Urban Landlords and the Housing Choice Voucher Program: A Research Report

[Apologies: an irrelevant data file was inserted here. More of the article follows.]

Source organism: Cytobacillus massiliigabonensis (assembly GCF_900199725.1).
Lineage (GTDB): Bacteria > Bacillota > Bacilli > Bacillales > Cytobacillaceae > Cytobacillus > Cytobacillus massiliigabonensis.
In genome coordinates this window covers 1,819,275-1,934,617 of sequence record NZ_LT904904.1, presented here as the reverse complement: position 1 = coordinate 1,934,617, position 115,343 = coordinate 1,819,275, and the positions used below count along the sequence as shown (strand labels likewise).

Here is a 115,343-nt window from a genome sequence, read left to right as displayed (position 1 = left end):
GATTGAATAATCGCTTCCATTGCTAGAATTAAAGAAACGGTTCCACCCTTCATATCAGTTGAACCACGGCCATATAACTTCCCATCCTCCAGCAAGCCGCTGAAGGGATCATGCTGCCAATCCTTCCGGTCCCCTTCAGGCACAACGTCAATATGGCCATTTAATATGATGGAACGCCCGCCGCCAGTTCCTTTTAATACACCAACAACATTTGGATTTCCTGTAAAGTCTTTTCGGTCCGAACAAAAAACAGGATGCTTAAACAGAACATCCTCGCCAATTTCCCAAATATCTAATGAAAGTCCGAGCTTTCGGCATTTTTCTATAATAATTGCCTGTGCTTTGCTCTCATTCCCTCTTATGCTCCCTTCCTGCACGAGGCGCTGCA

This study investigates the role of landlords in low-rent housing markets in Baltimore, Cleveland, and Dallas and the role landlords play in shaping the residential experience of low- and moderate-income renters, especially households in the Housing Choice Voucher (HCV) Program. The study is based on interviews and observations of a sample of 127 landlords and property managers, seventy-three percent of whom accept housing choice vouchers. The report shows how local rental markets influence landlords’ interest to participate in the HCV program, including: (1) financial motivations (reliable payments); (2) attitudes about housing voucher tenants; and (3) interactions with the public housing authority (PHA). Among landlords who chose not to participate in the HCV program, the primary reasons stated were negative experiences with the program itself, including frustration with the inspection process, general bureaucracy, and disappointment when the PHA did not take the landlord’s side in conflicts between landlord and tenant. The study suggests there are opportunities to recruit landlords into the HCV program by focusing on the things that matter most to them—reliable rent payments and tenants who stay a while, help care for the property, and do not cause damage.